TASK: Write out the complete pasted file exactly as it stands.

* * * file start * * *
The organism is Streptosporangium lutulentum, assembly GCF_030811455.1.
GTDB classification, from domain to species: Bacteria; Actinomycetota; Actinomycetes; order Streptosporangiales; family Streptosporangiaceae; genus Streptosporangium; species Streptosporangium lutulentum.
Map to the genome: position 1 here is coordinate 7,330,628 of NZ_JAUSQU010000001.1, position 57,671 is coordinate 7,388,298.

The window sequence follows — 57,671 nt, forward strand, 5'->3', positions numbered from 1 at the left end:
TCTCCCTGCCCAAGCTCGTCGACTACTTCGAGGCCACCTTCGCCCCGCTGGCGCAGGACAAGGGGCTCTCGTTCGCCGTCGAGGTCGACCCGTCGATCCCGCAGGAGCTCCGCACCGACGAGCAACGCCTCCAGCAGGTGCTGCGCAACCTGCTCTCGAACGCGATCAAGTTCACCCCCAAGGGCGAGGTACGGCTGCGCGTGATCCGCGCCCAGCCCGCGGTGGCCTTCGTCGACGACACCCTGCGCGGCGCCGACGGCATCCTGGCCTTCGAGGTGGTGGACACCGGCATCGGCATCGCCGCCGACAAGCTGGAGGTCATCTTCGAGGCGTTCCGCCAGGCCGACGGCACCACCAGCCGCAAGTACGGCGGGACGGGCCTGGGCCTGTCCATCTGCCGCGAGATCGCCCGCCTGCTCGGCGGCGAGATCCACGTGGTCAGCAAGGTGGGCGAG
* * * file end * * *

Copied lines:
The organism is Streptosporangium lutulentum, assembly GCF_030811455.1.
GTDB classification, from domain to species: Bacteria; Actinomycetota; Actinomycetes; order Streptosporangiales; family Streptosporangiaceae; genus Streptosporangium; species Streptosporangium lutulentum.
Map to the genome: position 1 here is coordinate 7,330,628 of NZ_JAUSQU010000001.1, position 57,671 is coordinate 7,388,298.

The window sequence follows — 57,671 nt, forward strand, 5'->3', positions numbered from 1 at the left end:
TCTCCCTGCCCAAGCTCGTCGACTACTTCGAGGCCACCTTCGCCCCGCTGGCGCAGGACAAGGGGCTCTCGTTCGCCGTCGAGGTCGACCCGTCGATCCCGCAGGAGCTCCGCACCGACGAGCAACGCCTCCAGCAGGTGCTGCGCAACCTGCTCTCGAACGCGATCAAGTTCACCCCCAAGGGCGAGGTACGGCTGCGCGTGATCCGCGCCCAGCCCGCGGTGGCCTTCGTCGACGACACCCTGCGCGGCGCCGACGGCATCCTGGCCTTCGAGGTGGTGGACACCGGCATCGGCATCGCCGCCGACAAGCTGGAGGTCATCTTCGAGGCGTTCCGCCAGGCCGACGGCACCACCAGCCGCAAGTACGGCGGGACGGGCCTGGGCCTGTCCATCTGCCGCGAGATCGCCCGCCTGCTCGGCGGCGAGATCCACGTGGTCAGCAAGGTGGGCGAG